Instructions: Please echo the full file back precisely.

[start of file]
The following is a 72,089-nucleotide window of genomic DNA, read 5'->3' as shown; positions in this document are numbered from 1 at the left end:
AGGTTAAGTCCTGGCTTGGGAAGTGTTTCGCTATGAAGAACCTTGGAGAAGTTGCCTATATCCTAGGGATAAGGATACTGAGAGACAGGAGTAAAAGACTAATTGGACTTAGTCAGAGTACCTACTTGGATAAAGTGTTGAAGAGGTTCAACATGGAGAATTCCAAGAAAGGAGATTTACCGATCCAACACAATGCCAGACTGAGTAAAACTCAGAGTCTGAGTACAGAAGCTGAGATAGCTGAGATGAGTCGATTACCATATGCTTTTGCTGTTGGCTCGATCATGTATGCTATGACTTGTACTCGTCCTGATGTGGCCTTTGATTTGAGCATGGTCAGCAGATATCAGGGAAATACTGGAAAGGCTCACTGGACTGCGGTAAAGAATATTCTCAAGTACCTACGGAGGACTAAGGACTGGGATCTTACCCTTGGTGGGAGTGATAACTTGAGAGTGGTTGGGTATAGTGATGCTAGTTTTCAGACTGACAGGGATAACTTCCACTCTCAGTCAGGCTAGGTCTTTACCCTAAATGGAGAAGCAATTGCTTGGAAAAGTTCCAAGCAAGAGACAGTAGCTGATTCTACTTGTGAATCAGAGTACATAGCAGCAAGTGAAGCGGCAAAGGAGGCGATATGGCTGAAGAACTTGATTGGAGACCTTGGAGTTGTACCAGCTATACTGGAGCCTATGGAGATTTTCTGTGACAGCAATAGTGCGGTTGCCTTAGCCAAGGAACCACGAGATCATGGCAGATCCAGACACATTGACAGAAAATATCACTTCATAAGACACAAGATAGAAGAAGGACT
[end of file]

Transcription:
The following is a 72,089-nucleotide window of genomic DNA, read 5'->3' as shown; positions in this document are numbered from 1 at the left end:
AGGTTAAGTCCTGGCTTGGGAAGTGTTTCGCTATGAAGAACCTTGGAGAAGTTGCCTATATCCTAGGGATAAGGATACTGAGAGACAGGAGTAAAAGACTAATTGGACTTAGTCAGAGTACCTACTTGGATAAAGTGTTGAAGAGGTTCAACATGGAGAATTCCAAGAAAGGAGATTTACCGATCCAACACAATGCCAGACTGAGTAAAACTCAGAGTCTGAGTACAGAAGCTGAGATAGCTGAGATGAGTCGATTACCATATGCTTTTGCTGTTGGCTCGATCATGTATGCTATGACTTGTACTCGTCCTGATGTGGCCTTTGATTTGAGCATGGTCAGCAGATATCAGGGAAATACTGGAAAGGCTCACTGGACTGCGGTAAAGAATATTCTCAAGTACCTACGGAGGACTAAGGACTGGGATCTTACCCTTGGTGGGAGTGATAACTTGAGAGTGGTTGGGTATAGTGATGCTAGTTTTCAGACTGACAGGGATAACTTCCACTCTCAGTCAGGCTAGGTCTTTACCCTAAATGGAGAAGCAATTGCTTGGAAAAGTTCCAAGCAAGAGACAGTAGCTGATTCTACTTGTGAATCAGAGTACATAGCAGCAAGTGAAGCGGCAAAGGAGGCGATATGGCTGAAGAACTTGATTGGAGACCTTGGAGTTGTACCAGCTATACTGGAGCCTATGGAGATTTTCTGTGACAGCAATAGTGCGGTTGCCTTAGCCAAGGAACCACGAGATCATGGCAGATCCAGACACATTGACAGAAAATATCACTTCATAAGACACAAGATAGAAGAAGGACT